Hospital musical vigils may help ease passage for dying patients
Karen Gilley steps into Room 531 to see her patient. Leaning over his hospital bed, she checks his pulse and strokes his balding head. Guy McGee’s heart is racing, and his skin is clammy. Lung cancer and pneumonia make him struggle for every breath. “Hello, Guy,” she said, almost whispering near his cheek. “I’m going to play for you.”
Gilley, a registered nurse, comes with an unusual medical instrument. She’s trained to play the harp to ease the pain and anxiety of critical illness and death. Her profession is called music thanatology. The treatment prescribes music, not medication, for dying patients. Gilley met McGee when he didn’t have much life left. Part of her job is to honor his dying hours as an important part of his life. His death will become part of the fabric of his life, just like the day he was born in Idaho 85 years ago, his marriage to wife Pat almost 55 years ago, and the almost four years he spent surviving as a prisoner of war during World War II. But he won’t survive this. Pat watches her husband lie motionless in a white T-shirt, covered in white bedsheets and a white blanket. His cancer is inoperable, she said.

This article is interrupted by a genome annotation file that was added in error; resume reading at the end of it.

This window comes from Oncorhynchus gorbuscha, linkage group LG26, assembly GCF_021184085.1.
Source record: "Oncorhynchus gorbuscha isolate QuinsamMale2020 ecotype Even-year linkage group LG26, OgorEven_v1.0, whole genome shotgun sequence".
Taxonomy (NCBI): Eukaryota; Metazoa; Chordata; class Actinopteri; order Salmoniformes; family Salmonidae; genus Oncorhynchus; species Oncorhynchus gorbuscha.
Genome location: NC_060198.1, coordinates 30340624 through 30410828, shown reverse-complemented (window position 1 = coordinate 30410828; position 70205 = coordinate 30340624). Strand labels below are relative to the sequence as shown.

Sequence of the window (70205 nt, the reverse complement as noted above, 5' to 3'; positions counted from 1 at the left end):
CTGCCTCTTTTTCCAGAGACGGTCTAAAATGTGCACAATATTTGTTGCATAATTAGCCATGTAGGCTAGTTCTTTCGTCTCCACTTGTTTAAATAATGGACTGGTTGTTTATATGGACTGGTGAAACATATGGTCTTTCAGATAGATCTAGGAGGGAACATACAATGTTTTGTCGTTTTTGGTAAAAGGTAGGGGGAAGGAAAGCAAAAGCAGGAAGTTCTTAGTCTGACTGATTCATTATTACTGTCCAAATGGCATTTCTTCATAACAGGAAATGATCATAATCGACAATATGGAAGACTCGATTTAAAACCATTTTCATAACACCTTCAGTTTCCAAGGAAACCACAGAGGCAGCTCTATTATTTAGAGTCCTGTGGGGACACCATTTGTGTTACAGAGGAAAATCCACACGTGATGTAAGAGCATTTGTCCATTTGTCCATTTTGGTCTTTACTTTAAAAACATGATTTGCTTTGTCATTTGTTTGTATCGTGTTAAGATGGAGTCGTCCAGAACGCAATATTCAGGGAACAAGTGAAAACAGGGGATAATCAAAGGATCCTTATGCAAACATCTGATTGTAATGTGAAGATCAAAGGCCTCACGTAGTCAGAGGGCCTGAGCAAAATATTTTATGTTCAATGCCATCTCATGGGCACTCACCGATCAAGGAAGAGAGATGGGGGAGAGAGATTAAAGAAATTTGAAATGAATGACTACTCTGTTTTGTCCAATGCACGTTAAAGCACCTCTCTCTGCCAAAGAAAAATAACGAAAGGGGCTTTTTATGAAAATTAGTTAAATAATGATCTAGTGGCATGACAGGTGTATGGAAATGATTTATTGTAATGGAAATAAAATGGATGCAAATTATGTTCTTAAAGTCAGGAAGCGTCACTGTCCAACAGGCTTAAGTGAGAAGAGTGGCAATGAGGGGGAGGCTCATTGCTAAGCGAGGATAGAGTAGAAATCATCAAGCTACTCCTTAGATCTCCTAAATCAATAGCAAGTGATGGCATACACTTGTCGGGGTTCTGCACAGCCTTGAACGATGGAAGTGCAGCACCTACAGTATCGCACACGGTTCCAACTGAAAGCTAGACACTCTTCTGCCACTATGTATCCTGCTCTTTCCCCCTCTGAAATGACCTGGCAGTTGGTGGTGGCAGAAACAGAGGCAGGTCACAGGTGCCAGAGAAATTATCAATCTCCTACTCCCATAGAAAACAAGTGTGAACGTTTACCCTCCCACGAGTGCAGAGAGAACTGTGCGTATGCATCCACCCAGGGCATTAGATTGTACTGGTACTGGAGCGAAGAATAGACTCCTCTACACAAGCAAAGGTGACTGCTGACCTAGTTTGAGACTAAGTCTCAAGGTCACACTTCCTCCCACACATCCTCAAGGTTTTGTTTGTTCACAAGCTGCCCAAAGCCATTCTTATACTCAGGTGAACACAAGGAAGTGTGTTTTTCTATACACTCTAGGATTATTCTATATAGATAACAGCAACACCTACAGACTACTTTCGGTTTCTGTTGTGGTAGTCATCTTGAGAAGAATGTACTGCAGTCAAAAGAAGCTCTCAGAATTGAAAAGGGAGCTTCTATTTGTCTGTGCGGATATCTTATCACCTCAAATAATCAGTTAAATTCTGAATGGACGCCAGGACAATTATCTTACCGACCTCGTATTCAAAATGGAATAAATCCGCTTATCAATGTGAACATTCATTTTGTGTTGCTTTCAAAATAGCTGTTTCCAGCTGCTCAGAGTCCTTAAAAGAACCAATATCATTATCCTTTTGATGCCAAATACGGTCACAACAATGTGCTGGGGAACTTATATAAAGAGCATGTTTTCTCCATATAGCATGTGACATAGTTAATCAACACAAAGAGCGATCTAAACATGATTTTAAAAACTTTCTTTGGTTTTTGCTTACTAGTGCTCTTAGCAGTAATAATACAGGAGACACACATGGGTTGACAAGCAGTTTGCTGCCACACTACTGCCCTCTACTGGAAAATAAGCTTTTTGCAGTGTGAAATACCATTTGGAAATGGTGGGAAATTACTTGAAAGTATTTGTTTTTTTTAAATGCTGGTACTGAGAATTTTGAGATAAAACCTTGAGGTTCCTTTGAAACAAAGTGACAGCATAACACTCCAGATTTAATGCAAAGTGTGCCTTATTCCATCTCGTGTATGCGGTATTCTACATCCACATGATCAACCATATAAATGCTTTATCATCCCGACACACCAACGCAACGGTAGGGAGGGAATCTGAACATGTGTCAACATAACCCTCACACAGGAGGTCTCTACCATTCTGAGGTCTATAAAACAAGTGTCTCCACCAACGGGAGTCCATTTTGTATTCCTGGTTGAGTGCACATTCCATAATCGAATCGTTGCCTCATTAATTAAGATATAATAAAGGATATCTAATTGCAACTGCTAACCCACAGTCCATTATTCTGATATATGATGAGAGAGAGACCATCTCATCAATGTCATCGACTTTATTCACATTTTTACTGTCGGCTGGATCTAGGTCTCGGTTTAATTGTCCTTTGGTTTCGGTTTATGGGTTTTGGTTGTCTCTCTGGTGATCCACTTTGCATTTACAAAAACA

Gilley sits in a dim corner of McGee’s room at Providence Alaska Medical Center, breathes deeply and cradles the harp between her legs. Instead of reading music, she reads McGee. She studies his face, his breathing, his physical reactions as she plays a soft song. McGee doesn’t react when Gilley starts. But she plays anyway, believing her music might provide some relief for him or the family and friends with him. The entire time, McGee doesn’t stir, just rests soundly with his eyes shut and his right cheek leaning into his pillow. Gilley thinks her patient is asleep, which is a complete switch from the first time she came to play for him earlier that week. “My God, he wouldn’t shut his eyes,” Pat said. “He was just fascinated.”